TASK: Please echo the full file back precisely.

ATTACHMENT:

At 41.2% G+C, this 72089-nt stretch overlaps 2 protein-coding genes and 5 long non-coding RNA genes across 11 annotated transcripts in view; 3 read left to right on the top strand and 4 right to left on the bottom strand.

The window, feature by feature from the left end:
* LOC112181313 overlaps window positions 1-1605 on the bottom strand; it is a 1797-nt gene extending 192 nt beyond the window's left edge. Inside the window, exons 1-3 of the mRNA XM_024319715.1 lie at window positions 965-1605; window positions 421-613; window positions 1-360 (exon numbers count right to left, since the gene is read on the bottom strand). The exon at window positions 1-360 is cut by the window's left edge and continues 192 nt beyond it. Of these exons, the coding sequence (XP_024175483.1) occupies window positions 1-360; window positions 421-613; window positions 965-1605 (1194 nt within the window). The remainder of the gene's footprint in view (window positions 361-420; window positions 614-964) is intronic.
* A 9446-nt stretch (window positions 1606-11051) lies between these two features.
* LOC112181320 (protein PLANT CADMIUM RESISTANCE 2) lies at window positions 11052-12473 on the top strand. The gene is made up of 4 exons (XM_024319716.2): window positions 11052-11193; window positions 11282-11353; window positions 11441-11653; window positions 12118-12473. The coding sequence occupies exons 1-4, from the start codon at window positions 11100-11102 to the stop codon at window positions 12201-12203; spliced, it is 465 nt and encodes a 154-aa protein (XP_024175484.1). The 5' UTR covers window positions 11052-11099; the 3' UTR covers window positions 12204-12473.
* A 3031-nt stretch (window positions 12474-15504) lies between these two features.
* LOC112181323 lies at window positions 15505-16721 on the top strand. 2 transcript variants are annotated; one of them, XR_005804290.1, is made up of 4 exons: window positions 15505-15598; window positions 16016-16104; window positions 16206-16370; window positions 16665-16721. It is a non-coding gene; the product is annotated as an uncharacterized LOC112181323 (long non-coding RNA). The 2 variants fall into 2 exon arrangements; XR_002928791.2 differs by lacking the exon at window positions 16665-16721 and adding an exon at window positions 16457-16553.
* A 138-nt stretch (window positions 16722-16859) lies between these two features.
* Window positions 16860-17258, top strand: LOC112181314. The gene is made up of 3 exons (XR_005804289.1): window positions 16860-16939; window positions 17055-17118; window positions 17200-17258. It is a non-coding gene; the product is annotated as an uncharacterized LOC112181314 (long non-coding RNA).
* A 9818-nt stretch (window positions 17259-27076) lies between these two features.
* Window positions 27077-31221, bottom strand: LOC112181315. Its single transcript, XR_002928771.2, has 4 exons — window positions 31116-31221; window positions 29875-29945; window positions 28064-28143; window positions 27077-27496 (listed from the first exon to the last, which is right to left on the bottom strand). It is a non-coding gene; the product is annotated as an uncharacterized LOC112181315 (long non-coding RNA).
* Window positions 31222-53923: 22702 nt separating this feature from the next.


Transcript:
At 41.2% G+C, this 72089-nt stretch overlaps 2 protein-coding genes and 5 long non-coding RNA genes across 11 annotated transcripts in view; 3 read left to right on the top strand and 4 right to left on the bottom strand.

The window, feature by feature from the left end:
* LOC112181313 overlaps window positions 1-1605 on the bottom strand; it is a 1797-nt gene extending 192 nt beyond the window's left edge. Inside the window, exons 1-3 of the mRNA XM_024319715.1 lie at window positions 965-1605; window positions 421-613; window positions 1-360 (exon numbers count right to left, since the gene is read on the bottom strand). The exon at window positions 1-360 is cut by the window's left edge and continues 192 nt beyond it. Of these exons, the coding sequence (XP_024175483.1) occupies window positions 1-360; window positions 421-613; window positions 965-1605 (1194 nt within the window). The remainder of the gene's footprint in view (window positions 361-420; window positions 614-964) is intronic.
* A 9446-nt stretch (window positions 1606-11051) lies between these two features.
* LOC112181320 (protein PLANT CADMIUM RESISTANCE 2) lies at window positions 11052-12473 on the top strand. The gene is made up of 4 exons (XM_024319716.2): window positions 11052-11193; window positions 11282-11353; window positions 11441-11653; window positions 12118-12473. The coding sequence occupies exons 1-4, from the start codon at window positions 11100-11102 to the stop codon at window positions 12201-12203; spliced, it is 465 nt and encodes a 154-aa protein (XP_024175484.1). The 5' UTR covers window positions 11052-11099; the 3' UTR covers window positions 12204-12473.
* A 3031-nt stretch (window positions 12474-15504) lies between these two features.
* LOC112181323 lies at window positions 15505-16721 on the top strand. 2 transcript variants are annotated; one of them, XR_005804290.1, is made up of 4 exons: window positions 15505-15598; window positions 16016-16104; window positions 16206-16370; window positions 16665-16721. It is a non-coding gene; the product is annotated as an uncharacterized LOC112181323 (long non-coding RNA). The 2 variants fall into 2 exon arrangements; XR_002928791.2 differs by lacking the exon at window positions 16665-16721 and adding an exon at window positions 16457-16553.
* A 138-nt stretch (window positions 16722-16859) lies between these two features.
* Window positions 16860-17258, top strand: LOC112181314. The gene is made up of 3 exons (XR_005804289.1): window positions 16860-16939; window positions 17055-17118; window positions 17200-17258. It is a non-coding gene; the product is annotated as an uncharacterized LOC112181314 (long non-coding RNA).
* A 9818-nt stretch (window positions 17259-27076) lies between these two features.
* Window positions 27077-31221, bottom strand: LOC112181315. Its single transcript, XR_002928771.2, has 4 exons — window positions 31116-31221; window positions 29875-29945; window positions 28064-28143; window positions 27077-27496 (listed from the first exon to the last, which is right to left on the bottom strand). It is a non-coding gene; the product is annotated as an uncharacterized LOC112181315 (long non-coding RNA).
* Window positions 31222-53923: 22702 nt separating this feature from the next.